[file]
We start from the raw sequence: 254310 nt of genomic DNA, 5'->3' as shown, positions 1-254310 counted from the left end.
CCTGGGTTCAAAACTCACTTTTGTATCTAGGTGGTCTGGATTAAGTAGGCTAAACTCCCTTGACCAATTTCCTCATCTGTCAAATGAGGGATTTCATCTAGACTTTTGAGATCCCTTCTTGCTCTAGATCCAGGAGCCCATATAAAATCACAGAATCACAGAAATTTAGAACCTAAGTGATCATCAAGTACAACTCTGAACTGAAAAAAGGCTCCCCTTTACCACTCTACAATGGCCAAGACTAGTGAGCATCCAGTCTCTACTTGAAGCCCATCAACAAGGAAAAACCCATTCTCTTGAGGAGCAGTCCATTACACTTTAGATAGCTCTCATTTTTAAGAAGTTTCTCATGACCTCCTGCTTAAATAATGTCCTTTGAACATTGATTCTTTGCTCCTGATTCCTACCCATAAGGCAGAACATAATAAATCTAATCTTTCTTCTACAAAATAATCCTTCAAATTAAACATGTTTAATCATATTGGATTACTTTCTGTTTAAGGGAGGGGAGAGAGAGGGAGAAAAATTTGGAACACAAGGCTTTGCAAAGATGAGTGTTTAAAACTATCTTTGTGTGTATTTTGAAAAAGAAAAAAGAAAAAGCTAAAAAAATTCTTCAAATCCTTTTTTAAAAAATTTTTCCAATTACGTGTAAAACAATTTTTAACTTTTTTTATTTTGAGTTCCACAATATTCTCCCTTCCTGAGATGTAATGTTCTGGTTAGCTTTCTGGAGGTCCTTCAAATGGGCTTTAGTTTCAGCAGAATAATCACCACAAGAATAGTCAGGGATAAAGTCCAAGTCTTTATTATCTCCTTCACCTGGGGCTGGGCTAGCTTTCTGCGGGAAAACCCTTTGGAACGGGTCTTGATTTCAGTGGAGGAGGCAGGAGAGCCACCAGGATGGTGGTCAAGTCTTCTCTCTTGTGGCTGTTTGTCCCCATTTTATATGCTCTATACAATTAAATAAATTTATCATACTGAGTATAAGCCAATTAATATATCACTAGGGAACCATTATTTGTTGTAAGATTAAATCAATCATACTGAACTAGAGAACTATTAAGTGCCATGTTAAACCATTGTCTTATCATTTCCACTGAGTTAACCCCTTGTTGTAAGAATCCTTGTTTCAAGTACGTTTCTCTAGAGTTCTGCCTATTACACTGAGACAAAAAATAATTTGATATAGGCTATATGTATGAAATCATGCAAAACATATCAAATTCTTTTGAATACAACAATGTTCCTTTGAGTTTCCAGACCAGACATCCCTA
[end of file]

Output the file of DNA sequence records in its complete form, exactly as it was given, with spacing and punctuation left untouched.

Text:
We start from the raw sequence: 254310 nt of genomic DNA, 5'->3' as shown, positions 1-254310 counted from the left end.
CCTGGGTTCAAAACTCACTTTTGTATCTAGGTGGTCTGGATTAAGTAGGCTAAACTCCCTTGACCAATTTCCTCATCTGTCAAATGAGGGATTTCATCTAGACTTTTGAGATCCCTTCTTGCTCTAGATCCAGGAGCCCATATAAAATCACAGAATCACAGAAATTTAGAACCTAAGTGATCATCAAGTACAACTCTGAACTGAAAAAAGGCTCCCCTTTACCACTCTACAATGGCCAAGACTAGTGAGCATCCAGTCTCTACTTGAAGCCCATCAACAAGGAAAAACCCATTCTCTTGAGGAGCAGTCCATTACACTTTAGATAGCTCTCATTTTTAAGAAGTTTCTCATGACCTCCTGCTTAAATAATGTCCTTTGAACATTGATTCTTTGCTCCTGATTCCTACCCATAAGGCAGAACATAATAAATCTAATCTTTCTTCTACAAAATAATCCTTCAAATTAAACATGTTTAATCATATTGGATTACTTTCTGTTTAAGGGAGGGGAGAGAGAGGGAGAAAAATTTGGAACACAAGGCTTTGCAAAGATGAGTGTTTAAAACTATCTTTGTGTGTATTTTGAAAAAGAAAAAAGAAAAAGCTAAAAAAATTCTTCAAATCCTTTTTTAAAAAATTTTTCCAATTACGTGTAAAACAATTTTTAACTTTTTTTATTTTGAGTTCCACAATATTCTCCCTTCCTGAGATGTAATGTTCTGGTTAGCTTTCTGGAGGTCCTTCAAATGGGCTTTAGTTTCAGCAGAATAATCACCACAAGAATAGTCAGGGATAAAGTCCAAGTCTTTATTATCTCCTTCACCTGGGGCTGGGCTAGCTTTCTGCGGGAAAACCCTTTGGAACGGGTCTTGATTTCAGTGGAGGAGGCAGGAGAGCCACCAGGATGGTGGTCAAGTCTTCTCTCTTGTGGCTGTTTGTCCCCATTTTATATGCTCTATACAATTAAATAAATTTATCATACTGAGTATAAGCCAATTAATATATCACTAGGGAACCATTATTTGTTGTAAGATTAAATCAATCATACTGAACTAGAGAACTATTAAGTGCCATGTTAAACCATTGTCTTATCATTTCCACTGAGTTAACCCCTTGTTGTAAGAATCCTTGTTTCAAGTACGTTTCTCTAGAGTTCTGCCTATTACACTGAGACAAAAAATAATTTGATATAGGCTATATGTATGAAATCATGCAAAACATATCAAATTCTTTTGAATACAACAATGTTCCTTTGAGTTTCCAGACCAGACATCCCTA